It’s time for the annual This is Money Christmas taste test – and our look at how the supermarket business is faring. This year, the contenders are Sainsbury’s for the mass market, Waitrose for the upmarket, and Lidl for the discount challenger. But which will come out on top across a range of Christmas food and who delivered the cheapest bill?
Simon Lambert and Lee Boyce take on Georgie Frost’s festive feast to find out in this week’s podcast and discuss whether the big supermarkets are doing better after some difficult years, if the rise of Aldi and Lidl will continue, and how Tesco and Sainsbury’s shares compare.
Want to keep up with the latest earnings updates from the States? Well join Chris Hill and the Motley Fool Radio Show team here on Share Radio, direct from Washington DC, for news, views and analysis of the US stocks that matter. In this week's show: Disney buys a big part of 21st Century Fox; Costco delivers surprising online numbers; and Waste Management once again proves that trash is treasure. Plus, CNBC’s Carl Quintanilla talks bitcoin, business, and what to watch in 2018.
What is the best way to measure poverty? Intuitively, this question might not seem necessary – surely, we know poverty when we see it. But while we can probably agree that the inhabitants of Victorian slums were in poverty, in many cases today things aren’t so clear cut.
Our Chief Economist Julian Jessop examines this question in light of recent research from the Joseph Rowntree Foundation, warning of rises in child and pensioner poverty.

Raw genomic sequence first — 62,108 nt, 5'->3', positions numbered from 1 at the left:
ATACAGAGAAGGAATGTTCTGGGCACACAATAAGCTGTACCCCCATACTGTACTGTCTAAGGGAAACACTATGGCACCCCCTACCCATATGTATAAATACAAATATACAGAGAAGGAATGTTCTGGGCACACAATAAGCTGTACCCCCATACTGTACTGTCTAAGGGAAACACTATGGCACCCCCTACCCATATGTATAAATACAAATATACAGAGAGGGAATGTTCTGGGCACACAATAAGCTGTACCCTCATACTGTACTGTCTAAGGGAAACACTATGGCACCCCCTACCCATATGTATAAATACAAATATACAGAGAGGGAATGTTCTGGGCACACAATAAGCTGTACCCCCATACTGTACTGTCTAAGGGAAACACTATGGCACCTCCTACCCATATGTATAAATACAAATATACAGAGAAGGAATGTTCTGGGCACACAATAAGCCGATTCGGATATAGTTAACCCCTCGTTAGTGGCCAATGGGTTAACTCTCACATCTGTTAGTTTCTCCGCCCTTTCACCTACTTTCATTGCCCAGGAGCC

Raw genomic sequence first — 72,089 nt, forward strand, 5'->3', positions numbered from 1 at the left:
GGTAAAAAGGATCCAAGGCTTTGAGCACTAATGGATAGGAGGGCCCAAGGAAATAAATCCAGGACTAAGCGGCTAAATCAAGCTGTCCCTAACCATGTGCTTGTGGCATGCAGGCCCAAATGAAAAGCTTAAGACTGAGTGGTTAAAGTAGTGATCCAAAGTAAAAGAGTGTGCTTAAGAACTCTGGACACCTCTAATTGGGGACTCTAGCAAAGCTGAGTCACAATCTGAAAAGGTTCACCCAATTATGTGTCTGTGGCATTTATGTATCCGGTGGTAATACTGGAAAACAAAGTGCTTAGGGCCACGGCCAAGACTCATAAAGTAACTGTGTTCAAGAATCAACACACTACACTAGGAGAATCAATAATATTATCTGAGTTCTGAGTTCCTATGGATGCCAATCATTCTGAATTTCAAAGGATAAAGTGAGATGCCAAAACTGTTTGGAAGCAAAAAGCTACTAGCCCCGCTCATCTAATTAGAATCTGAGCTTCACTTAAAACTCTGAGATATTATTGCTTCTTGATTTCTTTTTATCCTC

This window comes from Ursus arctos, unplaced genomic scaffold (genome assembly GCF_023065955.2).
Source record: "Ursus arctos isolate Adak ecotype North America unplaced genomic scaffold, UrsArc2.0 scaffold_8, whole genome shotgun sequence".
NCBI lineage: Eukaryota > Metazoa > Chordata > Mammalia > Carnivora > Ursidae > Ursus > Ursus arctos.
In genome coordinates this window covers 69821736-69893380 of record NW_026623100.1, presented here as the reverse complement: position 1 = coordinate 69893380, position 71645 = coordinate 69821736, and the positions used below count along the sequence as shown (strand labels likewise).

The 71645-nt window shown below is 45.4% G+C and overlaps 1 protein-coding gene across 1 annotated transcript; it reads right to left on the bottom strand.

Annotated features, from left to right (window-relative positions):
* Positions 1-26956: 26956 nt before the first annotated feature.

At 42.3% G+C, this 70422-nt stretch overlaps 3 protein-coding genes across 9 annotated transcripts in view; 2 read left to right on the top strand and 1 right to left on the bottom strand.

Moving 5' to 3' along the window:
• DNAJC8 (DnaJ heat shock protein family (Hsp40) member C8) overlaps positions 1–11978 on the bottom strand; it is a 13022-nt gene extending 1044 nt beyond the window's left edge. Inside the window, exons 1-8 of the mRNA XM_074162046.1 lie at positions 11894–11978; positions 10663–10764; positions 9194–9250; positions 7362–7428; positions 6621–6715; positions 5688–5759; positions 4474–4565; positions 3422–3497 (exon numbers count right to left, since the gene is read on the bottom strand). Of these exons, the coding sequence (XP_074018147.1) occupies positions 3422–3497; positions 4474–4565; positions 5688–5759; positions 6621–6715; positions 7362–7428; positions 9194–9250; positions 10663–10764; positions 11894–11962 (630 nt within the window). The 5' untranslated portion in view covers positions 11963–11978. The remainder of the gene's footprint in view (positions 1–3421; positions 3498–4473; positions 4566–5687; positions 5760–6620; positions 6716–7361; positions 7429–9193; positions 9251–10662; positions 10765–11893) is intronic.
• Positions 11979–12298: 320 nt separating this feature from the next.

Personal debt is at record levels with one in six of us at risk of a debt crisis. Credit cards, overdrafts and payday loans are propping up households across the country as wages continue to fall in real terms. And many people are struggling under the pressure of paying back what they owe. But what is the effect on the wider economy? And what should we do about it?
Ayeisha Thomas-Smith is back with us this week and is joined by Sarah Lyall, NEF’s Social Policy Lead and special guest Dr Jo Michell, Senior Lecturer in Economics at the University of the West of England.
Adam interviews two identical twin sisters, Raissa and Joyce de Haas, who founded the drinks company Double Dutch. In just a few years they have won awards, used innovative approaches into investment and have created surprising new flavours of drinks. They discuss the emotional power of flavours and the benefits of working with someone with identical genetics.
Political commentators Mike Indian and Alex Clark look back on 2017. Did it bring what we expected? How was Trump's first year? Will UK politics change in the wake of the election and Brexit? What happened to the apparent wave of European populism and where is the EU heading. And what will 2018 bring?
Graham Spooner of The Share Centre looks at HSBC as it emerges from a 5-year fine shadow, supermarkets in the wake of the latest Kantar data and results from Ashtead and TUI. He also looks ahead to figures from Carnival.
Steve Caplin makes some tech suggestions for presents good and weird, among them a bike compass, a car luggage holder, cheap non-Apple bluetooth watches, wireless chargers, a foldable washable hat, light bulbs with speakers and an ecologically cool aquarium.
Want to keep up with the latest earnings updates from the States? Well join Chris Hill and the Motley Fool Radio Show team here on Share Radio, direct from Washington DC, for news, views and analysis of the US stocks that matter. In this week's show: YouTube gets into the music business; Starbucks opens a venti-sized roastery in China; Disney and Fox get closer to a deal; And Walmart makes a change.